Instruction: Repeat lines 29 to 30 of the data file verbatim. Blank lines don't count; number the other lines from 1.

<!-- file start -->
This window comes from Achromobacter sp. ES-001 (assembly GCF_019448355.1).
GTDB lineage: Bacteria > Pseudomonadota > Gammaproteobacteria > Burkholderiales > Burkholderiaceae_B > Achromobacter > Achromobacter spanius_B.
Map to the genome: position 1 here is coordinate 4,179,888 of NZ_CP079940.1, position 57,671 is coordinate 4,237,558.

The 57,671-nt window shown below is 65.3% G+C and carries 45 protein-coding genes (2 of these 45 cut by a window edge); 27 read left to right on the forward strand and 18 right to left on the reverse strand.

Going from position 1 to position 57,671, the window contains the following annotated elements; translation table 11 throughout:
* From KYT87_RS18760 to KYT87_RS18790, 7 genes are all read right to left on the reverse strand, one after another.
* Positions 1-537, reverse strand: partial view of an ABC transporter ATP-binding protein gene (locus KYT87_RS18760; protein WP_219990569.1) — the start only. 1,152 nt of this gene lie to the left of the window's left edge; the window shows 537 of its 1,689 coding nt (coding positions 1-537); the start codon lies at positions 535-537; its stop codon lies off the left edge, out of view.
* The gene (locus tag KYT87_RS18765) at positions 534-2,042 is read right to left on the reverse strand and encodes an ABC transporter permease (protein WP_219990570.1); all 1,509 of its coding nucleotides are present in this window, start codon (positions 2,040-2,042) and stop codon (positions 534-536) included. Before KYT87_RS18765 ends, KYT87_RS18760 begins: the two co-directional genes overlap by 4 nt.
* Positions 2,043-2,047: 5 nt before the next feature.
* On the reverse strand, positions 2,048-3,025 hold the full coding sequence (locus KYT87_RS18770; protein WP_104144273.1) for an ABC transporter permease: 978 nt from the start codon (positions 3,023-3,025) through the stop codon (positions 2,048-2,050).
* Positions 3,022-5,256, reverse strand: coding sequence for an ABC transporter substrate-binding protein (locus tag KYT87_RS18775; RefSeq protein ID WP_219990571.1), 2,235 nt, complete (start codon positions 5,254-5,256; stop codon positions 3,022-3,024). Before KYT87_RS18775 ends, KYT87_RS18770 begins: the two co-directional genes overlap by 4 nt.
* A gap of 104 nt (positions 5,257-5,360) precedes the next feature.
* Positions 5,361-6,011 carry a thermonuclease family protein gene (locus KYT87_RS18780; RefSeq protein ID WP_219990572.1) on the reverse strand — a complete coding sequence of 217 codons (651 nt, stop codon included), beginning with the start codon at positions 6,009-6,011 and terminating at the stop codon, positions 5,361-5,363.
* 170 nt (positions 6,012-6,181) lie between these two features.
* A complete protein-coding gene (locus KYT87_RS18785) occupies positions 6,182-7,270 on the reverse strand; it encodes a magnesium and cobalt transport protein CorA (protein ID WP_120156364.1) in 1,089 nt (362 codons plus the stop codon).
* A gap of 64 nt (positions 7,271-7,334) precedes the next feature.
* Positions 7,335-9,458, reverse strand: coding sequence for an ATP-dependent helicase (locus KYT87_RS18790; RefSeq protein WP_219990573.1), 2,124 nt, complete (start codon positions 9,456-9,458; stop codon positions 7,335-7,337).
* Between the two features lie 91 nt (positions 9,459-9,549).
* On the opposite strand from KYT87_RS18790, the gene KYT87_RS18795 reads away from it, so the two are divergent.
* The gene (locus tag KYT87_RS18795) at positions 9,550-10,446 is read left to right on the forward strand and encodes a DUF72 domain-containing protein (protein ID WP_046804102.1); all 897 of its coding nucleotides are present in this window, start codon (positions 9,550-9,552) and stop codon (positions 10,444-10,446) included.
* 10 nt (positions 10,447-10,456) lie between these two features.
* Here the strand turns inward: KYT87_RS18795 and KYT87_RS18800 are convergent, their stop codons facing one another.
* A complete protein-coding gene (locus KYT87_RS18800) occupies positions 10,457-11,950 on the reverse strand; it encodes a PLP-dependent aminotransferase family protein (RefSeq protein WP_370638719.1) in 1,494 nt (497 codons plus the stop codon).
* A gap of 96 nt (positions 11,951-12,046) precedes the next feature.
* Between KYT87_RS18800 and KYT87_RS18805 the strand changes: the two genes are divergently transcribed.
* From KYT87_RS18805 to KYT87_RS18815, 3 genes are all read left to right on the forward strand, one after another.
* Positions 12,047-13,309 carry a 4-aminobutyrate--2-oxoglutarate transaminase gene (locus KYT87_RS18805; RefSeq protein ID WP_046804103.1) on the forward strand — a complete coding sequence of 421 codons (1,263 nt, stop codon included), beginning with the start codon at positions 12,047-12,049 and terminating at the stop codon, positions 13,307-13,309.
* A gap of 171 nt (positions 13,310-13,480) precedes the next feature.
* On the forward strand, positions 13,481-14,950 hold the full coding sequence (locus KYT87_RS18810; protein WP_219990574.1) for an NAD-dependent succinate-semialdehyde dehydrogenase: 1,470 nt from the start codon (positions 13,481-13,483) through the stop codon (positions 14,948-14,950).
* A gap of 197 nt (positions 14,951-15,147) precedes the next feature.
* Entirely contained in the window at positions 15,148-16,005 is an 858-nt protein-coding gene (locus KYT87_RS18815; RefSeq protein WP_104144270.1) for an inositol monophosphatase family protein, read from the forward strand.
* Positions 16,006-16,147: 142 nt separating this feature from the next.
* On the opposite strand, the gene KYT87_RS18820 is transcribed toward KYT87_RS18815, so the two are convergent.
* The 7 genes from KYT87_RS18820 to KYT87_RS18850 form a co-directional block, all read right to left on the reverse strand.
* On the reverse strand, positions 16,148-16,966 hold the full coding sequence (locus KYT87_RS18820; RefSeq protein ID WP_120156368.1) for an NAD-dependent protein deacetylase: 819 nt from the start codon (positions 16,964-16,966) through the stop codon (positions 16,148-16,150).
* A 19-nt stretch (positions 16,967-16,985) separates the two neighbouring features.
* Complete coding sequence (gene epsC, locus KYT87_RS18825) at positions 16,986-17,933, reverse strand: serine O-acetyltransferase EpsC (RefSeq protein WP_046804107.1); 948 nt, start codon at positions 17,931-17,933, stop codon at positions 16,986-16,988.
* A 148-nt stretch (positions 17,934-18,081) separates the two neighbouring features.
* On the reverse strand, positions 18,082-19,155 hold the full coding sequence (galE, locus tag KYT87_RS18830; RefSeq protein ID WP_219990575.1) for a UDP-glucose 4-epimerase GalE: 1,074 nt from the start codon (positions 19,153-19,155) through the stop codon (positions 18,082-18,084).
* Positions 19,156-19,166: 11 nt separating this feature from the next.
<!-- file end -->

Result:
* On the forward strand, positions 13,481-14,950 hold the full coding sequence (locus KYT87_RS18810; protein WP_219990574.1) for an NAD-dependent succinate-semialdehyde dehydrogenase: 1,470 nt from the start codon (positions 13,481-13,483) through the stop codon (positions 14,948-14,950).
* A gap of 197 nt (positions 14,951-15,147) precedes the next feature.